Madison Roller Derby is back

Learn all a(bout) it.

roller derby players skating

Catch a bout this season at Keva Sports Center in Middleton.

After a three-year hiatus, Madison Roller Derby is back. We chatted with Amy “Scary Fisher” Wasney about what roller derby means to her, common misconceptions, and how Madisonians can get involved on and off the rink.

Q: How did you get introduced to roller derby?
A: A friend let me know my local team was hosting a “boot camp” so we went together to see what it was all about. In that first lesson, all those people I had thought were intimidating were actually the nicest, most supportive folks I’d ever met. I was instantly hooked.

Q: What’s one piece of advice you have for someone interested in getting involved in the roller derby world?
A: Roller derby is the most welcoming and inclusive community I’ve ever seen. Regardless of where you are in life, your level of athleticism, your race, gender, or sexuality— there’s room for everyone. Don’t know how to skate? We’ll teach you. Don’t want to skate? There are other ways to be involved. Want to skate but don’t want to play a contact sport? We’re happy to have you. Don’t let preconceived notions scare you away. Everyone is welcome.

Q: How can Madisonians get involved in roller derby, whether it be participating or observing?
A: This season’s bouts kick off this weekend. Come by to watch us on 12/10, 1/21, and 2/11 at Keva Sports Center. If you’d like to get more involved, feel free to email us.

Q: You currently practice at Fast Forward, are there plans to move to a space of your own?
A: Unfortunately, Fast Forward Skate Center is shutting down this spring, so we are on the hunt for a new space. Using the campaign #hometohangourskates we have several fundraising campaigns as well as a search team for potential spaces. We are all hands on deck to find a place to call our very own.

Q: From the WFTDA website:

There are a few leagues whose skaters are starting to skate under their legal names. Since roller derby is a growing sport, using real names may encourage the public to take the sport more seriously.”

Where do you stand on the use of real names vs. alter ego names, do you think either one takes or adds any validity to the sport?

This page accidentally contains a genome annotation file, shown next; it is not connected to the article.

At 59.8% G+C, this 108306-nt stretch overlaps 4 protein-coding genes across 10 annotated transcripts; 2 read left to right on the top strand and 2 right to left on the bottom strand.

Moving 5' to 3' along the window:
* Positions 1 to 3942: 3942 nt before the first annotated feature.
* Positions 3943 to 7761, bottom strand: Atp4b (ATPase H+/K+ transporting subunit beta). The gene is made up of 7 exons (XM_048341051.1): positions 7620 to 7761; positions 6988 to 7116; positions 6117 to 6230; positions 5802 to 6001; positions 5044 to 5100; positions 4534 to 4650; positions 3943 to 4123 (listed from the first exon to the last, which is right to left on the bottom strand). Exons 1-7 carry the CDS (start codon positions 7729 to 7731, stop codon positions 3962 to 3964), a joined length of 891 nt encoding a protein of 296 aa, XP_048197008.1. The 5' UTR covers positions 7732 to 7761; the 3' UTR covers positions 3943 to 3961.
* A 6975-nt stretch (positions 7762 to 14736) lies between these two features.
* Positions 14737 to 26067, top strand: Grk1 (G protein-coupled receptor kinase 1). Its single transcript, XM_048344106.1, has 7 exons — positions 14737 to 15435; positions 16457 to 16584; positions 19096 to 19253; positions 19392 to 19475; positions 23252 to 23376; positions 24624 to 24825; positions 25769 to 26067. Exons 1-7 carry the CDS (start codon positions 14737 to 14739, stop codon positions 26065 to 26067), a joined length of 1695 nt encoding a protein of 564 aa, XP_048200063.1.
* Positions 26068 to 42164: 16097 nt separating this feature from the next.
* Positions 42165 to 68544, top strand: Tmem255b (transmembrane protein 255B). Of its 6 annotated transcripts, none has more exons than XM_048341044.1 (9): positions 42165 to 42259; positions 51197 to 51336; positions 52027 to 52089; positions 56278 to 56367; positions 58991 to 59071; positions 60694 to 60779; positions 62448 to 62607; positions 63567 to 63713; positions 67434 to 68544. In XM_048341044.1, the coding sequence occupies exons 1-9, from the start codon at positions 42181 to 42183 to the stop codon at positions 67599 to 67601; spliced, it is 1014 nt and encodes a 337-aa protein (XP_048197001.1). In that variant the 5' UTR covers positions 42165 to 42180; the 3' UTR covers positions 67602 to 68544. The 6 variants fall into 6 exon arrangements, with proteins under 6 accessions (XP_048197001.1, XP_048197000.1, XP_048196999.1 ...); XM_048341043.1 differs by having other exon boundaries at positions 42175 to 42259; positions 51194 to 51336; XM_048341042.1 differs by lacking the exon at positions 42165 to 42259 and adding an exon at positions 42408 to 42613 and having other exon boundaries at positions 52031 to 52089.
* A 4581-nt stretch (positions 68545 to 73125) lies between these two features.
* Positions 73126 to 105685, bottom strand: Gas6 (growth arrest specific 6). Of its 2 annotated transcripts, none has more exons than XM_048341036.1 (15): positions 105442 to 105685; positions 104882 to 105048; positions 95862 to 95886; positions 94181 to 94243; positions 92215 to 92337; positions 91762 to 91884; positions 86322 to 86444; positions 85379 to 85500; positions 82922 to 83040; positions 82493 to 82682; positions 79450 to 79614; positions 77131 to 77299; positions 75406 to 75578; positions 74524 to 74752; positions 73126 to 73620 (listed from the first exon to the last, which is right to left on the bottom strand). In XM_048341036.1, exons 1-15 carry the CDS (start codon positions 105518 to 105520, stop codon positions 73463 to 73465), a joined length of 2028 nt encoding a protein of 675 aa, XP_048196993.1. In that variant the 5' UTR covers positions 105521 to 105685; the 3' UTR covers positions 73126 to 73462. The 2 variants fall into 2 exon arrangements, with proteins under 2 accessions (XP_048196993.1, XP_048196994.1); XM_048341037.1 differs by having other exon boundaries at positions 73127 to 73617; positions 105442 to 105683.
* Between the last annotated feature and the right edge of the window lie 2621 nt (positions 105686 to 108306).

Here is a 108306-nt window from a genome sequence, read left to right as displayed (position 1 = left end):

A: This is a very “to each their own” topic. Personally, I love using my alter ego name. Skating as Scary Fisher, I feel fearless and tough, like I can do anything. Plus, some of the puns and plays on words people come up with for their names are amazing. However, I don’t fault anyone for wanting to use their real name. They are taking that skate track and making it fully their own and I absolutely respect that. Just because other sports use only their real names does not mean we can’t also be taken seriously as a sport because we choose to do it differently.

Q: How would you describe Madison Roller Derby in 5 words or less?
A: Fun, supportive, healthy, family, incredible.

roller derby athlete jumping during game

We’re jumping for joy that Madison Roller Derby is back.

Q: Are there any misconceptions about roller derby you often face?
A: Whenever I tell someone I play roller derby, the first thing they ask is if we elbow each other in the face. They’ve seen the old style of roller derby on TV that had staged fights and bloody noses. While it’s still a full-contact sport and I have plenty of bruises I wear like badges of honor, there are also rules and safety precautions in place. It’s a real sport, it’s not just people throwing punches on a roller rink.

Q: How can we stay connected with Madison Roller Derby?
A: Find us on Facebook and Instagram, and is our website. There’s also a YouTube channel where you can watch many of our past bouts.

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